By Manishka De Mel
Scientists started highlighting the impacts of climate change several decades ago, when consensus about the issue began forming in the 1980s. The Intergovernmental Panel on Climate Change (IPCC) was established in 1988, and the first IPCC Assessment was published in 1990. For many years, climate change remained a topic that didn’t percolate beyond the scientific community, and was generally considered to be ‘an environmental issue’ that did not need urgent attention. Over the past 15 years, it has been increasingly identified as a crosscutting issue that left no sector untouched.
It’s been almost a decade since Sir Nicholas Stern, former Head of the British Government Economic Service, warned of the economic implications of climate change. The British Government released the Stern Review on the Economics of Climate Change in 2006, highlighting the financial implications of climate change. It warned that if emissions continued in the current trajectory, the cost could be a 20% reduction in per-capita consumption (now and forever), due to climate change alone. Stern revisited the results of his report more recently and stated, “Looking back, I underestimated the risks. Some of the effects are coming through more quickly than we thought then.” In 2014, The New Climate Economy, guided by Stern, shows a path to tackle climate change without harming economic growth.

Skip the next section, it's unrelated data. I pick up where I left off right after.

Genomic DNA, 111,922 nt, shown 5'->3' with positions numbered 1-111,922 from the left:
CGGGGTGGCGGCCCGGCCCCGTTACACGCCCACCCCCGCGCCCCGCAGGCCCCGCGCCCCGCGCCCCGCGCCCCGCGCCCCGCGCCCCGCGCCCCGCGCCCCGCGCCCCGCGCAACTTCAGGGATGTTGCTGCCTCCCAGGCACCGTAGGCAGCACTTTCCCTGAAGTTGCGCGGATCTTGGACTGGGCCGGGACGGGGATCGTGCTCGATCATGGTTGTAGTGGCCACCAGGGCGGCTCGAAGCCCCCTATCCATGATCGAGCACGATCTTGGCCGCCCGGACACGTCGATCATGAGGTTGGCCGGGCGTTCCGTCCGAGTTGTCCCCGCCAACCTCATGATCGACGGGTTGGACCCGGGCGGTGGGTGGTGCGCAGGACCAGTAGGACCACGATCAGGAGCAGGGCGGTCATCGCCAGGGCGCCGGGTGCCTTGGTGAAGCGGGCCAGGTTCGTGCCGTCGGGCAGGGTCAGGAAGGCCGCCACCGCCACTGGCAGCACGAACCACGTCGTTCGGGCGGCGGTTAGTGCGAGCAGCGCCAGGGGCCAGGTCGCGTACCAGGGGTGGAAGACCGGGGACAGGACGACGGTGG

The Risky Business of Climate Change
More recently, The Risky Business Project, co-chaired by Michael Bloomberg, focused on quantifying and publicizing the economic risks of climate change in the US. This was the first comprehensive economic assessment done for the country. The report highlights that the impacts of climate change are already beginning to affect the American economy, and will grow over the coming years. Coastal, public health, and energy sectors are among the worst affected. In the US, damage to coastal property and infrastructure from rising seas and storm surges is estimated to increase from $2 billion to $3.5 billion in the Eastern Seaboard and the Gulf of Mexico within the next 15 years. The impact on coastal areas is staggering. According to the report, “if we continue on our current path, by 2050 between $66 billion and $106 billion worth of existing coastal property will likely be below sea level nationwide, with $238 billion to $507 billion worth of property below sea level by 2100.” The agricultural sector, without adequate adaptation measures also faces significant declines in crop yields over the short-term. Extreme heat events, that are projected to increase, will cause impacts on public health and labor productivity, and will drive power generation demand for cooling purposes.
The Cost of Disasters